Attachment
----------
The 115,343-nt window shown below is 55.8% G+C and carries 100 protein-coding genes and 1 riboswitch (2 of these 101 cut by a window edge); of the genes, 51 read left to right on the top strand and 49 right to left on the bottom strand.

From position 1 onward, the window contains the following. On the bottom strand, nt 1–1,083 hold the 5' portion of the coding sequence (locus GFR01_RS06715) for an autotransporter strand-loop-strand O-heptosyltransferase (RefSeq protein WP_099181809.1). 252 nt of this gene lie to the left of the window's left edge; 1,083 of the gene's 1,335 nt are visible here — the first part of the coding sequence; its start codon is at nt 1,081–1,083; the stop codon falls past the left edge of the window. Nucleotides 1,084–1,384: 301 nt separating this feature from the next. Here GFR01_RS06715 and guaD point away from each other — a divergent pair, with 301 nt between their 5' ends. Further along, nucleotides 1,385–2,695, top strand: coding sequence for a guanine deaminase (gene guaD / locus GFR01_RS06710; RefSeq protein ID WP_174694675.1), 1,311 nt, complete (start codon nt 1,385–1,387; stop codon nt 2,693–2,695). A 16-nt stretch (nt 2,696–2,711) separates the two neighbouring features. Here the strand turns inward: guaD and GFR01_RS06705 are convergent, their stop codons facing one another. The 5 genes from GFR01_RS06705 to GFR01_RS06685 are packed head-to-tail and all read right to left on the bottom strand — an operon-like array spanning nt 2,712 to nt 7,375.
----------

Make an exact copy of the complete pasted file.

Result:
The 115,343-nt window shown below is 55.8% G+C and carries 100 protein-coding genes and 1 riboswitch (2 of these 101 cut by a window edge); of the genes, 51 read left to right on the top strand and 49 right to left on the bottom strand.

From position 1 onward, the window contains the following. On the bottom strand, nt 1–1,083 hold the 5' portion of the coding sequence (locus GFR01_RS06715) for an autotransporter strand-loop-strand O-heptosyltransferase (RefSeq protein WP_099181809.1). 252 nt of this gene lie to the left of the window's left edge; 1,083 of the gene's 1,335 nt are visible here — the first part of the coding sequence; its start codon is at nt 1,081–1,083; the stop codon falls past the left edge of the window. Nucleotides 1,084–1,384: 301 nt separating this feature from the next. Here GFR01_RS06715 and guaD point away from each other — a divergent pair, with 301 nt between their 5' ends. Further along, nucleotides 1,385–2,695, top strand: coding sequence for a guanine deaminase (gene guaD / locus GFR01_RS06710; RefSeq protein ID WP_174694675.1), 1,311 nt, complete (start codon nt 1,385–1,387; stop codon nt 2,693–2,695). A 16-nt stretch (nt 2,696–2,711) separates the two neighbouring features. Here the strand turns inward: guaD and GFR01_RS06705 are convergent, their stop codons facing one another. The 5 genes from GFR01_RS06705 to GFR01_RS06685 are packed head-to-tail and all read right to left on the bottom strand — an operon-like array spanning nt 2,712 to nt 7,375.